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    Greetings from Longhorn. My hard disk went yet again on my WinBook as it was time for another trip, this time for INETA next week to Florida. Faithful readers will recall that on my last trip, to Redmond, it had an infamous disk meltdown. The WinBook's hard drive seems to be tied intimately to knowing when I need it most and melting appropriately. Since WinBook could not replace my drive in time for my INETA trip and now I am in a frantic mode to restore all my disk contents, presentation and code, I went out and bought a whole new laptop. This time I thought Longhorn in advance and thought big. I bought a Toshiba Satellite P25-S609 with the new Theater style wide screen (2000x900) with an NVidia GeForce FX Go5200 video card with 64MB DDR VRAM. Other features of this bad boy include 17.0 inch diagonal WXGA, DVD multi-drive (with record), harmon/kardon speakers, Pentim IV 3.0Ghz, 802.11a/g wireless, 80GB hard drive and 1GB on-line RAM. It actually runs Windows XP Media Center which is kind of freaky even after you upgrade to XP Professional.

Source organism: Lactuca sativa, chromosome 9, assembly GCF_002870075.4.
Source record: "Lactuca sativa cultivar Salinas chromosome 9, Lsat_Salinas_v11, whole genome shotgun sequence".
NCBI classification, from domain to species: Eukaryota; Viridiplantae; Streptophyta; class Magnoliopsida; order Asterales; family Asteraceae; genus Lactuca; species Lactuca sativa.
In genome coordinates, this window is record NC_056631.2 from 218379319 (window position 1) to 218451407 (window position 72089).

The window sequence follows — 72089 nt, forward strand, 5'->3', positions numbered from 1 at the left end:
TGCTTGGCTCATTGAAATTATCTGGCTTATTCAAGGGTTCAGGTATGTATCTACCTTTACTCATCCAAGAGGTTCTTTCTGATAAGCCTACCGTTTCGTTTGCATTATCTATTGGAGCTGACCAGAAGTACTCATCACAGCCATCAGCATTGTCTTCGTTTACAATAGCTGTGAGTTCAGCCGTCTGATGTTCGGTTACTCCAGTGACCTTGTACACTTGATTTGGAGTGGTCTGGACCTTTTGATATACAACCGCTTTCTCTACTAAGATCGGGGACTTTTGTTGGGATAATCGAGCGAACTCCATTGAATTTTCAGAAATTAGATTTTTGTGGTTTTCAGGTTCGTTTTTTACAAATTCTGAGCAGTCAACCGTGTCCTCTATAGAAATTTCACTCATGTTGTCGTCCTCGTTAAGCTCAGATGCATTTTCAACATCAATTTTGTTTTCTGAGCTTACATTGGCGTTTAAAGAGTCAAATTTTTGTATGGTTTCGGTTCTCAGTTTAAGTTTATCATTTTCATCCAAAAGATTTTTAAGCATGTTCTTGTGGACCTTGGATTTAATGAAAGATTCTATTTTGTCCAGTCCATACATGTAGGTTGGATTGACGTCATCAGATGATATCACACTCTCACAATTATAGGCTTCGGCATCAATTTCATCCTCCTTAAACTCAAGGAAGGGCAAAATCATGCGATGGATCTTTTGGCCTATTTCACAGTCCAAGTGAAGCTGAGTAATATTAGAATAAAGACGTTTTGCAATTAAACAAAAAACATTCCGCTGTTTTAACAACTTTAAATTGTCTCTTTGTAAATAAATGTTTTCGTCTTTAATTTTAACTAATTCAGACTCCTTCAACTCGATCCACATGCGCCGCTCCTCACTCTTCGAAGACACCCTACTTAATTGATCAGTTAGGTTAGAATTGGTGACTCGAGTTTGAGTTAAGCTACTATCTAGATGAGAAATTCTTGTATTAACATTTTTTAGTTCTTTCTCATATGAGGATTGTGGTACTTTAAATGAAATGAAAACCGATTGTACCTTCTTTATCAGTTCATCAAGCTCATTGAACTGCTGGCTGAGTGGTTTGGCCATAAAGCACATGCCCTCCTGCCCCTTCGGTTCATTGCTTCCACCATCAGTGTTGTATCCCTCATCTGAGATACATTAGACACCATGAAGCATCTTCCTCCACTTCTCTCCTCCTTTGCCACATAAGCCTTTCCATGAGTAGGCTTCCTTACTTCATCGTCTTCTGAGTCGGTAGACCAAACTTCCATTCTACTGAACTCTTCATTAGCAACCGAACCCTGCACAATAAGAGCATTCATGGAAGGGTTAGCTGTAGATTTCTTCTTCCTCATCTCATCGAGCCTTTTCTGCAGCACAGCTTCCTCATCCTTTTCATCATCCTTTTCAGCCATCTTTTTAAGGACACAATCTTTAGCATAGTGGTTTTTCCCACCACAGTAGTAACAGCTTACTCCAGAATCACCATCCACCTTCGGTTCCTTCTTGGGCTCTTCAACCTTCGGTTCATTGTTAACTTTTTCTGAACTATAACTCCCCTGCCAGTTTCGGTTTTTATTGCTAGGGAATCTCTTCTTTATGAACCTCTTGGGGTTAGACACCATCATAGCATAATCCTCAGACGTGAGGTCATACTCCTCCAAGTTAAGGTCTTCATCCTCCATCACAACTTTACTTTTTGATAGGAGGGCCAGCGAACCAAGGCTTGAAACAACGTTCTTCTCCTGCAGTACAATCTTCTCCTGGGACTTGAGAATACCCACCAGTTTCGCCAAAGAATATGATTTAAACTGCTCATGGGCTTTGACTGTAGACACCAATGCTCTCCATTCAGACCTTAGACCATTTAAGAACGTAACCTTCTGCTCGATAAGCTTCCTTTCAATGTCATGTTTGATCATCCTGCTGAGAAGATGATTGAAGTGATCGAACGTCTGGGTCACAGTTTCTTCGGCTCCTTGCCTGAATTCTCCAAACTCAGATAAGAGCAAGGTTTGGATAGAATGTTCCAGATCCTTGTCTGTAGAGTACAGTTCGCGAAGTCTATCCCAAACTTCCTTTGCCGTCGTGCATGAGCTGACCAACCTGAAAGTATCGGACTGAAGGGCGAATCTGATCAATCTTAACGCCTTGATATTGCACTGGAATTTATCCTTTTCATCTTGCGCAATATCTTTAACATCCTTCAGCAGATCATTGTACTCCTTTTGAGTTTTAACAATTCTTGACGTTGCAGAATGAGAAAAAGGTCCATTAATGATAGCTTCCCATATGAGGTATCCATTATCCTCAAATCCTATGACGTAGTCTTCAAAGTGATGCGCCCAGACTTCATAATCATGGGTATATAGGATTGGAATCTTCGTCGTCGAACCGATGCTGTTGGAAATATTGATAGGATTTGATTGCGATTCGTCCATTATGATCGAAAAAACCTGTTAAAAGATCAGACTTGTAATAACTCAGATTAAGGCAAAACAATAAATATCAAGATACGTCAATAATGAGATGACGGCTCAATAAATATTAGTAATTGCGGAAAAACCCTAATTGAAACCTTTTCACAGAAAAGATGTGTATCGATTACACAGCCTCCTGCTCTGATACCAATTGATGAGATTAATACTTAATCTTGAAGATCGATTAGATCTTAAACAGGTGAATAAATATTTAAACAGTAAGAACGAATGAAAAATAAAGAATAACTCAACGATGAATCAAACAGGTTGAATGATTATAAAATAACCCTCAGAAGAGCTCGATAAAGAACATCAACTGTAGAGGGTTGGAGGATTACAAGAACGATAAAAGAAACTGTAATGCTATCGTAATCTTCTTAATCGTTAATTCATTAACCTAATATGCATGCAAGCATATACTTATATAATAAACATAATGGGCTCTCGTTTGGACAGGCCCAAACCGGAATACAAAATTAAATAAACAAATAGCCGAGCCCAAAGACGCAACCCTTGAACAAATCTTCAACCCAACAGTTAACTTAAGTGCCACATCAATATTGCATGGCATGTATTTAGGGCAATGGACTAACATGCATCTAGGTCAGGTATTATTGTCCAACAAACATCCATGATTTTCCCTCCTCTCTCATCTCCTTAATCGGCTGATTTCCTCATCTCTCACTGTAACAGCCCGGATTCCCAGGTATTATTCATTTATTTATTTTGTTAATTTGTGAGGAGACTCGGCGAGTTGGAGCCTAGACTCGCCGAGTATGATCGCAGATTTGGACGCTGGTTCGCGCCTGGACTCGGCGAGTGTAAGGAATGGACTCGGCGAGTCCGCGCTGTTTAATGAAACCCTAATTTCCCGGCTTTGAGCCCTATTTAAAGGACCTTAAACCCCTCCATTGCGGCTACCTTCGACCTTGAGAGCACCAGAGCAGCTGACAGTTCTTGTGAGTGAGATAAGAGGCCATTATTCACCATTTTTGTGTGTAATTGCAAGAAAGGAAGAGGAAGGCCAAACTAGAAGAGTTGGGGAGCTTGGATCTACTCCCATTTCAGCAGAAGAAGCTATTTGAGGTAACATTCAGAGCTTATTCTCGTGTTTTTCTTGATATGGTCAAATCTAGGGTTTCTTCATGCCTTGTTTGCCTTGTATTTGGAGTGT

I've got some great news for the Longhorn faithful though. You may recall from my initial reports that it was pretty hard to run at all. I am happy to report that on this machine, it is not only responsive but fairly fast! This is under VPC2004 emulation too as I was not able to install it natively for now as Longhorn insisted on taking the whole drive and wiping out other Windows installs rather than nicely going to it's own little corner, err directory. But I am psyched! This is definitely usable. Well, I better get back to installing all my regular software for my presentation.

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  • Five Silly Mistakes to Make When Installing Longhorn